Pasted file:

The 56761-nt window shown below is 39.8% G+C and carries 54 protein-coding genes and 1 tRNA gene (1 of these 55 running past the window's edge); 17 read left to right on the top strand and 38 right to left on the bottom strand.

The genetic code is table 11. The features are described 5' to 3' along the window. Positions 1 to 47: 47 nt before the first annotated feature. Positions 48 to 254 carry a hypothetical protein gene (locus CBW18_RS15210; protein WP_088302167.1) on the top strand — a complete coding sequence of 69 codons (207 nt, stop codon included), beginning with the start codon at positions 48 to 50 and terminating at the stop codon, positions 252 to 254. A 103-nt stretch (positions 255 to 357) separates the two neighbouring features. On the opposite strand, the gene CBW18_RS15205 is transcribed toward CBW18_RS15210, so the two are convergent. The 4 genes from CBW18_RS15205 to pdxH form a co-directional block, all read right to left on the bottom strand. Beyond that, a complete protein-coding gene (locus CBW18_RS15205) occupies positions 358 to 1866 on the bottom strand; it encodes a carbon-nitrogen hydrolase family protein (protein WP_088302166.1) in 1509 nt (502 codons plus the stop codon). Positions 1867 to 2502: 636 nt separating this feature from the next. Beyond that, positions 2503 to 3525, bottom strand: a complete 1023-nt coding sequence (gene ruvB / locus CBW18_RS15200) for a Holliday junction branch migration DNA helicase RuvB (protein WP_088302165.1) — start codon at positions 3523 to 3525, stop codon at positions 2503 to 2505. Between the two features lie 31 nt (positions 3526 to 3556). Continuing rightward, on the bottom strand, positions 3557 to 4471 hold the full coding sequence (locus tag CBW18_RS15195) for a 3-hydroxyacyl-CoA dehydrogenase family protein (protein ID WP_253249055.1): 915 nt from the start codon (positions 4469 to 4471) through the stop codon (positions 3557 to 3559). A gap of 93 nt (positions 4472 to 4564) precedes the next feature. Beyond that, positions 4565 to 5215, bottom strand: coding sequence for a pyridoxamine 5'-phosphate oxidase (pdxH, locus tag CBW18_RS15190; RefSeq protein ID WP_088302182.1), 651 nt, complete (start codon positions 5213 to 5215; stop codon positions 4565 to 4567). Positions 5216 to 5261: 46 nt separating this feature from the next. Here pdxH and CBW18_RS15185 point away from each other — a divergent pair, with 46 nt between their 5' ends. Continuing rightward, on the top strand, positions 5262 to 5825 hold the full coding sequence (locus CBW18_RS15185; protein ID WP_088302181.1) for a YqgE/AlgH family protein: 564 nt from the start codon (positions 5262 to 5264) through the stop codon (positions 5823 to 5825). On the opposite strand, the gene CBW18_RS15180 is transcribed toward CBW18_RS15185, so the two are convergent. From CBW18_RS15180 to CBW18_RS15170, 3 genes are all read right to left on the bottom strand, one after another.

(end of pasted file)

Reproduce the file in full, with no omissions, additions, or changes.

The 56761-nt window shown below is 39.8% G+C and carries 54 protein-coding genes and 1 tRNA gene (1 of these 55 running past the window's edge); 17 read left to right on the top strand and 38 right to left on the bottom strand.

The genetic code is table 11. The features are described 5' to 3' along the window. Positions 1 to 47: 47 nt before the first annotated feature. Positions 48 to 254 carry a hypothetical protein gene (locus CBW18_RS15210; protein WP_088302167.1) on the top strand — a complete coding sequence of 69 codons (207 nt, stop codon included), beginning with the start codon at positions 48 to 50 and terminating at the stop codon, positions 252 to 254. A 103-nt stretch (positions 255 to 357) separates the two neighbouring features. On the opposite strand, the gene CBW18_RS15205 is transcribed toward CBW18_RS15210, so the two are convergent. The 4 genes from CBW18_RS15205 to pdxH form a co-directional block, all read right to left on the bottom strand. Beyond that, a complete protein-coding gene (locus CBW18_RS15205) occupies positions 358 to 1866 on the bottom strand; it encodes a carbon-nitrogen hydrolase family protein (protein WP_088302166.1) in 1509 nt (502 codons plus the stop codon). Positions 1867 to 2502: 636 nt separating this feature from the next. Beyond that, positions 2503 to 3525, bottom strand: a complete 1023-nt coding sequence (gene ruvB / locus CBW18_RS15200) for a Holliday junction branch migration DNA helicase RuvB (protein WP_088302165.1) — start codon at positions 3523 to 3525, stop codon at positions 2503 to 2505. Between the two features lie 31 nt (positions 3526 to 3556). Continuing rightward, on the bottom strand, positions 3557 to 4471 hold the full coding sequence (locus tag CBW18_RS15195) for a 3-hydroxyacyl-CoA dehydrogenase family protein (protein ID WP_253249055.1): 915 nt from the start codon (positions 4469 to 4471) through the stop codon (positions 3557 to 3559). A gap of 93 nt (positions 4472 to 4564) precedes the next feature. Beyond that, positions 4565 to 5215, bottom strand: coding sequence for a pyridoxamine 5'-phosphate oxidase (pdxH, locus tag CBW18_RS15190; RefSeq protein ID WP_088302182.1), 651 nt, complete (start codon positions 5213 to 5215; stop codon positions 4565 to 4567). Positions 5216 to 5261: 46 nt separating this feature from the next. Here pdxH and CBW18_RS15185 point away from each other — a divergent pair, with 46 nt between their 5' ends. Continuing rightward, on the top strand, positions 5262 to 5825 hold the full coding sequence (locus CBW18_RS15185; protein ID WP_088302181.1) for a YqgE/AlgH family protein: 564 nt from the start codon (positions 5262 to 5264) through the stop codon (positions 5823 to 5825). On the opposite strand, the gene CBW18_RS15180 is transcribed toward CBW18_RS15185, so the two are convergent. From CBW18_RS15180 to CBW18_RS15170, 3 genes are all read right to left on the bottom strand, one after another.